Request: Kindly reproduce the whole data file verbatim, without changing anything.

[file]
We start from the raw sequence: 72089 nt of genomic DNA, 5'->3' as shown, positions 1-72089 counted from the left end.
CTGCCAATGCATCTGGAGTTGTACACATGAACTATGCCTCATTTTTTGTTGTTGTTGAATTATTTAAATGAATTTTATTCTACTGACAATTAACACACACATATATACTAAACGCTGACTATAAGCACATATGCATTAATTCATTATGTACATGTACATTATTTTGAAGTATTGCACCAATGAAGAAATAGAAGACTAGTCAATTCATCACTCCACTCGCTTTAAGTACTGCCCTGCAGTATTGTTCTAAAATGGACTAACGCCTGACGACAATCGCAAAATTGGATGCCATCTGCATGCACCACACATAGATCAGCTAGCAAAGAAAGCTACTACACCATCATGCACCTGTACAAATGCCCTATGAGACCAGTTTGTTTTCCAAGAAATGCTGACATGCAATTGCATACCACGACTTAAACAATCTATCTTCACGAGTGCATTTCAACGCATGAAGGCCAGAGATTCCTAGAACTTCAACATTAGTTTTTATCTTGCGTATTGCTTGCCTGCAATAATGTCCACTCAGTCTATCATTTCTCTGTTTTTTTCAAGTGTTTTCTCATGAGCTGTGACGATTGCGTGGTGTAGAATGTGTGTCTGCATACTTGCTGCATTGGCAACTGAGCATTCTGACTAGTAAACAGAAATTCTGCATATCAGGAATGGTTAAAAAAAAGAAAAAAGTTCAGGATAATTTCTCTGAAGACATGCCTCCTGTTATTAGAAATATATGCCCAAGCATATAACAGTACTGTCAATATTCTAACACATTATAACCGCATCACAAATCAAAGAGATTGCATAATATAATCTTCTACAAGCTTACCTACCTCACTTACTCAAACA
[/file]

We start from the raw sequence: 72089 nt of genomic DNA, 5'->3' as shown, positions 1-72089 counted from the left end.
CTGCCAATGCATCTGGAGTTGTACACATGAACTATGCCTCATTTTTTGTTGTTGTTGAATTATTTAAATGAATTTTATTCTACTGACAATTAACACACACATATATACTAAACGCTGACTATAAGCACATATGCATTAATTCATTATGTACATGTACATTATTTTGAAGTATTGCACCAATGAAGAAATAGAAGACTAGTCAATTCATCACTCCACTCGCTTTAAGTACTGCCCTGCAGTATTGTTCTAAAATGGACTAACGCCTGACGACAATCGCAAAATTGGATGCCATCTGCATGCACCACACATAGATCAGCTAGCAAAGAAAGCTACTACACCATCATGCACCTGTACAAATGCCCTATGAGACCAGTTTGTTTTCCAAGAAATGCTGACATGCAATTGCATACCACGACTTAAACAATCTATCTTCACGAGTGCATTTCAACGCATGAAGGCCAGAGATTCCTAGAACTTCAACATTAGTTTTTATCTTGCGTATTGCTTGCCTGCAATAATGTCCACTCAGTCTATCATTTCTCTGTTTTTTTCAAGTGTTTTCTCATGAGCTGTGACGATTGCGTGGTGTAGAATGTGTGTCTGCATACTTGCTGCATTGGCAACTGAGCATTCTGACTAGTAAACAGAAATTCTGCATATCAGGAATGGTTAAAAAAAAGAAAAAAGTTCAGGATAATTTCTCTGAAGACATGCCTCCTGTTATTAGAAATATATGCCCAAGCATATAACAGTACTGTCAATATTCTAACACATTATAACCGCATCACAAATCAAAGAGATTGCATAATATAATCTTCTACAAGCTTACCTACCTCACTTACTCAAACA